How do medical centers handle mass shootings?
Dr. Marc Siegel explains
- Duration 2:47
- Date Jul 20, 2012
Dr. Marc Siegel explains
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-- -- were also keeping track of this hour of the dozens of victims were being treated at hospitals across the Denver area.
So how hospitals react to crisis situations like this and what kind of treatment.
Or the victims receiving joining us now is doctor Marc Siegel he's -- Fox -- medical eighteen Murdoch -- -- always great to have you.
What what does happen in a situation like this where they have mass casualties coming -- to a hospital.
Allison the first thing is that Denver that area has really great trauma centers and Swedish hospital -- University of Colorado which are involved.
Are among the top trauma centers in the country.
Now there's several issues one is the tear gas or type of smoke that was involved are gonna cause irritants to people's eyes provoke asthma.
That's just the tip of the iceberg that's involve -- people that are gunshot victims the main thing you do is you try to stabilize them by giving them intravenous fluids.
Blood because they lose a lot of blood you believe it or not don't remove bullets right away and less.
They're threatening organs you make sure that the body organs aren't leading -- and in the danger and then you wait you try to keep the patients stable.
Now the other thing that was mentioned by Harvard that I want to bring up here is -- -- huge fear factor going on it's not surprising that 42% of people polled.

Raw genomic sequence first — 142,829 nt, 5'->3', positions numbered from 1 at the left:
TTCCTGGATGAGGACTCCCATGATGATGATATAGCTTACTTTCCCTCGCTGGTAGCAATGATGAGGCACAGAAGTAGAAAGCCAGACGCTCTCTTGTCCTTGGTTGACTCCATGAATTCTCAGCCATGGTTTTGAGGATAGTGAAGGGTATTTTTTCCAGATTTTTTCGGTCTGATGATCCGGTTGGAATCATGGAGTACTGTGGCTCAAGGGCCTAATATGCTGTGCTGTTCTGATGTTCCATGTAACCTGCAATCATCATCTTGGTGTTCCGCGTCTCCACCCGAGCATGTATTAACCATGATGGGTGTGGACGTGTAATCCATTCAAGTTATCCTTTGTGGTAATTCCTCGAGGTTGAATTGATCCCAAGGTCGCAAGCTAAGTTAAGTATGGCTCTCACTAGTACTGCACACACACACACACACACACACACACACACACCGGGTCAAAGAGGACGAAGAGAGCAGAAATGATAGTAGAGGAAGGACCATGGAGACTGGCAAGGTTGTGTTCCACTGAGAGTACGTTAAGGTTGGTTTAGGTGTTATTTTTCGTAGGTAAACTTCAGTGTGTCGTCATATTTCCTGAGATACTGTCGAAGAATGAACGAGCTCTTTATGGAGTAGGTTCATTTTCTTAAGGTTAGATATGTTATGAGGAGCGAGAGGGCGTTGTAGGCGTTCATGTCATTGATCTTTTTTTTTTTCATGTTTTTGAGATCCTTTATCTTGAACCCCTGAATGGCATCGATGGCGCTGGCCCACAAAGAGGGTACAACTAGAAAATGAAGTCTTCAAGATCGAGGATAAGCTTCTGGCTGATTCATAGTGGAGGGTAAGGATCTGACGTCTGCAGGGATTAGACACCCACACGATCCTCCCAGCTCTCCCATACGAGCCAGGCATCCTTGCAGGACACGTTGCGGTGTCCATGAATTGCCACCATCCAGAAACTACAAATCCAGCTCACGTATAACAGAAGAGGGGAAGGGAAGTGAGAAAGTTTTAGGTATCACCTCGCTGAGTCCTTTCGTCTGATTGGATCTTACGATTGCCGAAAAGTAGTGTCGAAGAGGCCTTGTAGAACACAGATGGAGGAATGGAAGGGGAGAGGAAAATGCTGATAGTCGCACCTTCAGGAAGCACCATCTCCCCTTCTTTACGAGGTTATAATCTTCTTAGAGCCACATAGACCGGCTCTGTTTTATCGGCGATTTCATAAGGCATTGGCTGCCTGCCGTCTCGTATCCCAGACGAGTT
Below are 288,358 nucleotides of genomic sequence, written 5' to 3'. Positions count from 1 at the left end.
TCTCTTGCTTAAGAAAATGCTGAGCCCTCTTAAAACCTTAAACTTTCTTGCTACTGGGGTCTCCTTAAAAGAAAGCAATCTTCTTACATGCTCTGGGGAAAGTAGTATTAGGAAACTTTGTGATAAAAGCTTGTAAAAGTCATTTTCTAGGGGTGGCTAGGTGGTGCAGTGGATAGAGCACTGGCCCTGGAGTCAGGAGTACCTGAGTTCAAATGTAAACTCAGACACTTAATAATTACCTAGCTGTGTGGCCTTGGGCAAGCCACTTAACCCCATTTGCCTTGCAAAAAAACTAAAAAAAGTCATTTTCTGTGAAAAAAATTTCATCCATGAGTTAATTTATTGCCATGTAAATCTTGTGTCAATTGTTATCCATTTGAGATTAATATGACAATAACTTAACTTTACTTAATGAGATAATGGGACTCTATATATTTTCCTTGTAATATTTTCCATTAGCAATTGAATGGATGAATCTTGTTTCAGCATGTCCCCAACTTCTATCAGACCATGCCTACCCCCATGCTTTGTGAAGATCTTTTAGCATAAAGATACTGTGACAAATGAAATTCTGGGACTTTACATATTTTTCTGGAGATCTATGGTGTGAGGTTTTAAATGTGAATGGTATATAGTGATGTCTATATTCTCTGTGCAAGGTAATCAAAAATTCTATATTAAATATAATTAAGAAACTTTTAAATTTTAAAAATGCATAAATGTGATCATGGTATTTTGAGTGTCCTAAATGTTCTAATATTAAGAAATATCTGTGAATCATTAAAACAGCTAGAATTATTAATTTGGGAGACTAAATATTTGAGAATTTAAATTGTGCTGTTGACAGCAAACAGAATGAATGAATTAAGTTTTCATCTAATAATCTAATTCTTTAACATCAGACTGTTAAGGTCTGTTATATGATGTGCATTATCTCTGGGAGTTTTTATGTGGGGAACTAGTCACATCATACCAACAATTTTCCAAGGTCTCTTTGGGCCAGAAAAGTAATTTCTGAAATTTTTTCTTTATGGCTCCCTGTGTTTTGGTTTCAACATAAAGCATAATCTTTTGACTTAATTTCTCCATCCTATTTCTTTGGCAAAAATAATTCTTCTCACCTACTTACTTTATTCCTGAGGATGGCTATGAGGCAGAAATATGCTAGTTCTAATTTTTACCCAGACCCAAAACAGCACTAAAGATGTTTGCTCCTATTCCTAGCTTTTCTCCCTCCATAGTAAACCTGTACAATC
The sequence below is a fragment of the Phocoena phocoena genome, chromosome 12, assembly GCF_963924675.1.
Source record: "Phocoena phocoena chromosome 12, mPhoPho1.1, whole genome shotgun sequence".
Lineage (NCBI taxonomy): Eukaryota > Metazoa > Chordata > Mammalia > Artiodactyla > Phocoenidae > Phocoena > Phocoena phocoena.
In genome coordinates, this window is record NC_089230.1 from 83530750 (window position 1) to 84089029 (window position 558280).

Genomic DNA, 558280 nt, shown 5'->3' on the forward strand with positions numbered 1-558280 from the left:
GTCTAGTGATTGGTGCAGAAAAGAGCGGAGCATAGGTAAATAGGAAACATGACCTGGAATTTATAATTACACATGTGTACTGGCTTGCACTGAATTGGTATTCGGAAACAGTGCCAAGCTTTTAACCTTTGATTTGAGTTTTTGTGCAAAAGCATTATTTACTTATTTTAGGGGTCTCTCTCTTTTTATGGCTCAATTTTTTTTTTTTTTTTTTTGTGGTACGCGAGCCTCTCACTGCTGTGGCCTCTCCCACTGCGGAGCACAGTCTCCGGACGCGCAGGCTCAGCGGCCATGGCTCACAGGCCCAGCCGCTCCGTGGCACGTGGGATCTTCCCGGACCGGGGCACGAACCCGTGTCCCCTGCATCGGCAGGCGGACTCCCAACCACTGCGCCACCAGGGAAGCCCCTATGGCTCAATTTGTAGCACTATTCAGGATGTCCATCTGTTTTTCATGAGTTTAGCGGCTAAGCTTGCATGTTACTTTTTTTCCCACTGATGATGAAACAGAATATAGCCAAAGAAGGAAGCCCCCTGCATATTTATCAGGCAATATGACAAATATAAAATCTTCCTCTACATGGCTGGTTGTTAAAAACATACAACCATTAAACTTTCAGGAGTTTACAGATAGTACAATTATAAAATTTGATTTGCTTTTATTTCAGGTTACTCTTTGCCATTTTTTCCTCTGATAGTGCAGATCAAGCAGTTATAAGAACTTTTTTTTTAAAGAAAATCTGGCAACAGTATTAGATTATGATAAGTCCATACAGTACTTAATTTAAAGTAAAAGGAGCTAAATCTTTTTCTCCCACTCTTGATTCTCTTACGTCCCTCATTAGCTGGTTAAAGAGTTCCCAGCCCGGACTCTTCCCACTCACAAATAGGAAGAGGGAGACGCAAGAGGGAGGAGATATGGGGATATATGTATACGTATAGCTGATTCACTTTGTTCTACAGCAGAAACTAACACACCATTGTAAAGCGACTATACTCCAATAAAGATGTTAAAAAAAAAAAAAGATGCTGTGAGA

Say they don't want to go to the movies what actually happens and -- contributing to that on television right now because we have to report this terrible terrible crime.
People plug into that because of fear it's one of the most powerful human emotions there is we plug into that and we think it's going to happen tell us next.
Although statistically it is extremely unlikely that this is gonna happen again may be a copycat crime as possible.
But this is not going to happen movie theaters throughout the country.
And of course not and I'm -- be brought up the mental health aspect of this.
Doctor -- because this has -- residual effect this is not anything you tell me I don't know if if the mental health.
Repercussions are acute today or if these pop up weeks and months later.
I think both is true Allison we're seeing an acute reaction and then you brought up before the issue of posttraumatic stress.
Believe it or not.
It doesn't just apply to that region it's supposed to be people that -- in the theater but it actually ends up applying in a milder way across the country you -- -- call after 9/11 after September 11.
People a loud noise used to scare people for a while -- a -- made a bomb would be going off the same with Columbine in that exact region in 1999.
And this is fifteen miles away from this movie theater.
I think you're gonna see a lot of fear and I think we have to be aware of it as we're watching the news be aware it's not gonna have -- -- You're right your absolute rights and it's natural to feel anxiety as our previous doctor said just take care of each other today and and be kind warmth and love.
Now doctor -- thank you celebrate the sales and you to the.